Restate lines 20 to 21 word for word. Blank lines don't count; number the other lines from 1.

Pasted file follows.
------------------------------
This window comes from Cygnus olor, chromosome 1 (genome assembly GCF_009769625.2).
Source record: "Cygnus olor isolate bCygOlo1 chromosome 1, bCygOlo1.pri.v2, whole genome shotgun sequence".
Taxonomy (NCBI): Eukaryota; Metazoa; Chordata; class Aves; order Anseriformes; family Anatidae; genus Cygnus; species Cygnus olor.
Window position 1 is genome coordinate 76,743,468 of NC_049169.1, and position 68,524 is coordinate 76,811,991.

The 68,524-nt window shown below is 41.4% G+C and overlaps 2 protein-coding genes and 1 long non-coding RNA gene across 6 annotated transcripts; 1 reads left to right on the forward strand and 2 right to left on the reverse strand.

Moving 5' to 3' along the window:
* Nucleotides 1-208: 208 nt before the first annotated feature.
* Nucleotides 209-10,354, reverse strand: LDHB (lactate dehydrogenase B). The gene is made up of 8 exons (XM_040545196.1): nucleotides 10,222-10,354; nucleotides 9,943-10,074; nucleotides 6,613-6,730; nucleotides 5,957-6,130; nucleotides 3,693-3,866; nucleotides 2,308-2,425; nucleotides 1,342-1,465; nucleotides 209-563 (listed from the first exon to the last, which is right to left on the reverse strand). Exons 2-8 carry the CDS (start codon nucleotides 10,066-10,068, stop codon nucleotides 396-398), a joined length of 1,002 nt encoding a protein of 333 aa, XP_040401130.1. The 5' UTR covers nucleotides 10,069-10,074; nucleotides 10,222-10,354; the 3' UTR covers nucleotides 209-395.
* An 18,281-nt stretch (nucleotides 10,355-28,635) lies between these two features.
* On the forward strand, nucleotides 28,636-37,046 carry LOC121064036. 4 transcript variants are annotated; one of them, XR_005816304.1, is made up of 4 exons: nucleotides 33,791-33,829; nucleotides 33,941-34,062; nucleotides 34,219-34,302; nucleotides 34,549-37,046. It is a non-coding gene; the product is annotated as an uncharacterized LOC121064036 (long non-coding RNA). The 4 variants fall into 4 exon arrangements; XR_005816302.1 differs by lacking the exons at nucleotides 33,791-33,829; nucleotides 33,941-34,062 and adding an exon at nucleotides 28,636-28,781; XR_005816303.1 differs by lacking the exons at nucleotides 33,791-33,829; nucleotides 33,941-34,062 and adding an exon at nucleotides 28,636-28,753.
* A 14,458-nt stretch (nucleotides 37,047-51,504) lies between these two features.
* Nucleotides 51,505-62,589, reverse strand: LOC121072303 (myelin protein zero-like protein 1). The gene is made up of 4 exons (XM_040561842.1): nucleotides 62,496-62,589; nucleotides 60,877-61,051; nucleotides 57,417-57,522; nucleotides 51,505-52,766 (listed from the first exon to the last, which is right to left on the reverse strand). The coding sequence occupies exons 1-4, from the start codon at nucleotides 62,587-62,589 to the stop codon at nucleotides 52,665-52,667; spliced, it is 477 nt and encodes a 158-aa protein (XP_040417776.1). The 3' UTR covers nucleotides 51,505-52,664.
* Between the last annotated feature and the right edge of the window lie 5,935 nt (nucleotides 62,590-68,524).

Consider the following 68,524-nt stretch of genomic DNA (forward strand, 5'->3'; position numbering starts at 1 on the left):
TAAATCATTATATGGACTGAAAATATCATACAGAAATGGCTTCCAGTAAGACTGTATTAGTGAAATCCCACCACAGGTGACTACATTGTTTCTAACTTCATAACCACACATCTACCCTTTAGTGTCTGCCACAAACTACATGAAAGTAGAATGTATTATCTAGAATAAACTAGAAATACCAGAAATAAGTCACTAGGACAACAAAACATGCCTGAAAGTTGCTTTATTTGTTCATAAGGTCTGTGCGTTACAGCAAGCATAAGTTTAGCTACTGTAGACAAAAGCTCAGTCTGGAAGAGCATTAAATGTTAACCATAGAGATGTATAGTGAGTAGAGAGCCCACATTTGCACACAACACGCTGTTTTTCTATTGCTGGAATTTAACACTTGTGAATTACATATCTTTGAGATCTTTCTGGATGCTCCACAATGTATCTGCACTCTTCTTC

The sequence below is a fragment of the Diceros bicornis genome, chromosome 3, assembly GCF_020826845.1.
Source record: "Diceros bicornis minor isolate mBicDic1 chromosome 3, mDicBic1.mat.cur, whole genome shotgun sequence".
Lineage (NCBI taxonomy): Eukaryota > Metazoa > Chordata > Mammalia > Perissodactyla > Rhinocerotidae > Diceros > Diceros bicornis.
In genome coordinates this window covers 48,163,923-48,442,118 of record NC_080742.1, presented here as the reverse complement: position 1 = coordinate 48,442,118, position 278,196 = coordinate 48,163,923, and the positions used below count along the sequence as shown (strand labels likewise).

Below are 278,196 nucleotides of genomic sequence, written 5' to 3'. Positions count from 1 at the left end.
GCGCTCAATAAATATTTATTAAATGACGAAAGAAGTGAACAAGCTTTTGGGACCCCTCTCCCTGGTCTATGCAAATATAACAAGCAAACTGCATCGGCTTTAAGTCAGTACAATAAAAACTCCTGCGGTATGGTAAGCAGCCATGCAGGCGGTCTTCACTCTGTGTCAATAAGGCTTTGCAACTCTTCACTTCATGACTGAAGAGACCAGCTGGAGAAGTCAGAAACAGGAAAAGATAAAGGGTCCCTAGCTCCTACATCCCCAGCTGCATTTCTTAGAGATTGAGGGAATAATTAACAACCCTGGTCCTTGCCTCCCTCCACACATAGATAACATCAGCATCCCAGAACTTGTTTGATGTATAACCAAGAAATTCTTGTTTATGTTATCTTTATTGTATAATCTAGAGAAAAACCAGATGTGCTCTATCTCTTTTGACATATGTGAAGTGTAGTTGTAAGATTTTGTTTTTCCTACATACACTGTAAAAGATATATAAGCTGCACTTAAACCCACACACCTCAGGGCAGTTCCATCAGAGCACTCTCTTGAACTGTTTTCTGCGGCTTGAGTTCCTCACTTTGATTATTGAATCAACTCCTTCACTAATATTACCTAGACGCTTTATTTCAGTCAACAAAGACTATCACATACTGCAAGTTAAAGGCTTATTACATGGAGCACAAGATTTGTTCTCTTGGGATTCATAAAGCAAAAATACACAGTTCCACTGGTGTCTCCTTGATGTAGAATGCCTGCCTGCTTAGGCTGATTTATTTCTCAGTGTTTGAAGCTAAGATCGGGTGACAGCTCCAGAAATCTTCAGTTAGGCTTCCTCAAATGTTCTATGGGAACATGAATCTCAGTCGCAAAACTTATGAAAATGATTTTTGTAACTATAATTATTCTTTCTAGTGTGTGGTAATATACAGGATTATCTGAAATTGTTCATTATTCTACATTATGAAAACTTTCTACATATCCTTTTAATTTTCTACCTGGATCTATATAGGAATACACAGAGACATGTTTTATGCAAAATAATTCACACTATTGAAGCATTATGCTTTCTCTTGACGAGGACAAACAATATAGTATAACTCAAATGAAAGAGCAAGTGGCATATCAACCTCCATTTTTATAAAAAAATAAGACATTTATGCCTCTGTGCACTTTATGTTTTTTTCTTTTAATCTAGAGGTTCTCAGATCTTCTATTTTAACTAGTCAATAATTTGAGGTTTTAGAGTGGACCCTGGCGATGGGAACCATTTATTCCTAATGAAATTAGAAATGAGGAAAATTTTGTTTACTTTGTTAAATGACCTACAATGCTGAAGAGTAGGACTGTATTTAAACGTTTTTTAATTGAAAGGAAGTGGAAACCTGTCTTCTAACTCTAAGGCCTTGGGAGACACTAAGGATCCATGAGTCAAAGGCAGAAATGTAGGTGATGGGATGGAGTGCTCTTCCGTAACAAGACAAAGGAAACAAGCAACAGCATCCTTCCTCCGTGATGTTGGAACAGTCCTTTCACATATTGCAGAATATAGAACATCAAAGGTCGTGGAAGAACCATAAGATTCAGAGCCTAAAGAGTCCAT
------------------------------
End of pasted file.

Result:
Below are 278,196 nucleotides of genomic sequence, written 5' to 3'. Positions count from 1 at the left end.
GCGCTCAATAAATATTTATTAAATGACGAAAGAAGTGAACAAGCTTTTGGGACCCCTCTCCCTGGTCTATGCAAATATAACAAGCAAACTGCATCGGCTTTAAGTCAGTACAATAAAAACTCCTGCGGTATGGTAAGCAGCCATGCAGGCGGTCTTCACTCTGTGTCAATAAGGCTTTGCAACTCTTCACTTCATGACTGAAGAGACCAGCTGGAGAAGTCAGAAACAGGAAAAGATAAAGGGTCCCTAGCTCCTACATCCCCAGCTGCATTTCTTAGAGATTGAGGGAATAATTAACAACCCTGGTCCTTGCCTCCCTCCACACATAGATAACATCAGCATCCCAGAACTTGTTTGATGTATAACCAAGAAATTCTTGTTTATGTTATCTTTATTGTATAATCTAGAGAAAAACCAGATGTGCTCTATCTCTTTTGACATATGTGAAGTGTAGTTGTAAGATTTTGTTTTTCCTACATACACTGTAAAAGATATATAAGCTGCACTTAAACCCACACACCTCAGGGCAGTTCCATCAGAGCACTCTCTTGAACTGTTTTCTGCGGCTTGAGTTCCTCACTTTGATTATTGAATCAACTCCTTCACTAATATTACCTAGACGCTTTATTTCAGTCAACAAAGACTATCACATACTGCAAGTTAAAGGCTTATTACATGGAGCACAAGATTTGTTCTCTTGGGATTCATAAAGCAAAAATACACAGTTCCACTGGTGTCTCCTTGATGTAGAATGCCTGCCTGCTTAGGCTGATTTATTTCTCAGTGTTTGAAGCTAAGATCGGGTGACAGCTCCAGAAATCTTCAGTTAGGCTTCCTCAAATGTTCTATGGGAACATGAATCTCAGTCGCAAAACTTATGAAAATGATTTTTGTAACTATAATTATTCTTTCTAGTGTGTGGTAATATACAGGATTATCTGAAATTGTTCATTATTCTACATTATGAAAACTTTCTACATATCCTTTTAATTTTCTACCTGGATCTATATAGGAATACACAGAGACATGTTTTATGCAAAATAATTCACACTATTGAAGCATTATGCTTTCTCTTGACGAGGACAAACAATATAGTATAACTCAAATGAAAGAGCAAGTGGCATATCAACCTCCATTTTTATAAAAAAATAAGACATTTATGCCTCTGTGCACTTTATGTTTTTTTCTTTTAATCTAGAGGTTCTCAGATCTTCTATTTTAACTAGTCAATAATTTGAGGTTTTAGAGTGGACCCTGGCGATGGGAACCATTTATTCCTAATGAAATTAGAAATGAGGAAAATTTTGTTTACTTTGTTAAATGACCTACAATGCTGAAGAGTAGGACTGTATTTAAACGTTTTTTAATTGAAAGGAAGTGGAAACCTGTCTTCTAACTCTAAGGCCTTGGGAGACACTAAGGATCCATGAGTCAAAGGCAGAAATGTAGGTGATGGGATGGAGTGCTCTTCCGTAACAAGACAAAGGAAACAAGCAACAGCATCCTTCCTCCGTGATGTTGGAACAGTCCTTTCACATATTGCAGAATATAGAACATCAAAGGTCGTGGAAGAACCATAAGATTCAGAGCCTAAAGAGTCCAT